The World Health Organisation cautioned on Friday that some 200 monkeypox cases found in recent weeks outside of countries where the virus usually circulates could be just the beginning.
"We don't know if we are just seeing the peak of the iceberg," Sylvie Briand, WHO's epidemic and pandemic preparedness and prevention chief, acknowledged in a briefing to countries on the "unusual" spread of the virus.
Since Britain first reported a confirmed monkeypox case on May 7, nearly 200 cases have been reported to the UN health agency in countries far from the states where the virus is endemic.
The European Centre for Disease Prevention and Control (ECDC) has put the number of such cases at 219.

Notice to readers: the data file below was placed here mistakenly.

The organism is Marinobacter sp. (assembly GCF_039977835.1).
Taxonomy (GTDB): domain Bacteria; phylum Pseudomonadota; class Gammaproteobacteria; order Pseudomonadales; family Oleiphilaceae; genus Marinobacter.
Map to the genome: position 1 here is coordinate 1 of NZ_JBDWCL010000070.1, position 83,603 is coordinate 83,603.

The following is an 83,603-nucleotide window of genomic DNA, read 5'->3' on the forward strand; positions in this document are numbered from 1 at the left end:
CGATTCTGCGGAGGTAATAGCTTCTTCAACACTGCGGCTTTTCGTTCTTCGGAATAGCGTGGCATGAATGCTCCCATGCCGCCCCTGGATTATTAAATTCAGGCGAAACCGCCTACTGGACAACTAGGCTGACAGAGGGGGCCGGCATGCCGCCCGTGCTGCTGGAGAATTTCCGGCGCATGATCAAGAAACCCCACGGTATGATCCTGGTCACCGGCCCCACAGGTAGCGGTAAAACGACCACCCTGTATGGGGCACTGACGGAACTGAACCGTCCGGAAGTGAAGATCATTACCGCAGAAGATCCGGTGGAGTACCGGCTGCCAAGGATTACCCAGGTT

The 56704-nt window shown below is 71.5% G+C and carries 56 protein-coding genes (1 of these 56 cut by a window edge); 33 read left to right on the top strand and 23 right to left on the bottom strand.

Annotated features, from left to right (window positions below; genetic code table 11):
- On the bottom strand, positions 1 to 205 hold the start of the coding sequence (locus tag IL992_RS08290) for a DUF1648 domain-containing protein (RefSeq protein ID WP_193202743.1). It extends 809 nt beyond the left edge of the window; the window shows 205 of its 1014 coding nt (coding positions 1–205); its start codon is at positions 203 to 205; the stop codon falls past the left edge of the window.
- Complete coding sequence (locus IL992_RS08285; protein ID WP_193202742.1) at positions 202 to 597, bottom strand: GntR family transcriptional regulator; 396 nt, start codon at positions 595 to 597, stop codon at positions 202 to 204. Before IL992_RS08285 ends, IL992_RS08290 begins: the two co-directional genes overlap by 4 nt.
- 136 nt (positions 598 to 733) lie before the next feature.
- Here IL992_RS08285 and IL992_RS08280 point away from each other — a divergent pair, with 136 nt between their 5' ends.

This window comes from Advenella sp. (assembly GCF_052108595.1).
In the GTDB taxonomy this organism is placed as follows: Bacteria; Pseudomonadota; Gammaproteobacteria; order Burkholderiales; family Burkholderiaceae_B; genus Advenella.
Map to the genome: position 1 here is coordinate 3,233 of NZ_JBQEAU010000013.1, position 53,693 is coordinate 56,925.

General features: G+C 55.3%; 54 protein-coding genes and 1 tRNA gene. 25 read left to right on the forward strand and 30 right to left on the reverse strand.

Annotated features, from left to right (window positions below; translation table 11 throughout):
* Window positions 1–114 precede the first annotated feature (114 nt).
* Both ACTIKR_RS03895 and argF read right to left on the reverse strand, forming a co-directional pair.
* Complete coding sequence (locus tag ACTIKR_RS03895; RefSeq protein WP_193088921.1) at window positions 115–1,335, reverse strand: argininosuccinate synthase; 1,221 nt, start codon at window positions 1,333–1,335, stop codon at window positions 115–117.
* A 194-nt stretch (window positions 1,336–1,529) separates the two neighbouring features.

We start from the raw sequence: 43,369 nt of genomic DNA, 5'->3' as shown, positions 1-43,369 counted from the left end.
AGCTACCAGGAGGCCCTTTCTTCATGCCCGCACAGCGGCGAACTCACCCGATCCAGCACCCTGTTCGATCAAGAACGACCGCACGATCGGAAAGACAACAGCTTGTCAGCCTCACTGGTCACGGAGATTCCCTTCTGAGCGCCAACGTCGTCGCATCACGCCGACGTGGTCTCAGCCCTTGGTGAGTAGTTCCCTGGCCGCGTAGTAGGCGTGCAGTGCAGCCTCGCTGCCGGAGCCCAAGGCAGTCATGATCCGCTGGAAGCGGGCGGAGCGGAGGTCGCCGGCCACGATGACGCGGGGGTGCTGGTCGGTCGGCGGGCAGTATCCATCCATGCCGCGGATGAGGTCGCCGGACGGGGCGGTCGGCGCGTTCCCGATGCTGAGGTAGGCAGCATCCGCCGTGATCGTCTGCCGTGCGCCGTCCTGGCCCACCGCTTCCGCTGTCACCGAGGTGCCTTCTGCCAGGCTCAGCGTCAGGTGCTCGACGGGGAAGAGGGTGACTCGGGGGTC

Endemic in a number of west and central African nations, monkeypox cases have suddenly been detected in more than 20 other countries around the world, including the United States, Australia, the United Arab Emirates and nearly a dozen EU countries.
The Spanish health ministry said Friday that 98 cases had been confirmed there so far, while Britain currently counts 90 verified infections.
Portugal has meanwhile registered 74 confirmed cases, health authorities said Friday, adding that all the occurrences are in men, mainly aged below 40.
"We are still at the very, very beginning of this event," Briand told member state representatives attending the World Health Assembly in Geneva.
"We know that we will have more cases in the coming days," she said, but stressed there was no need to "panic".
"This is not a disease the general public should be worried about. It is not Covid or other diseases that spread fast." (AFP)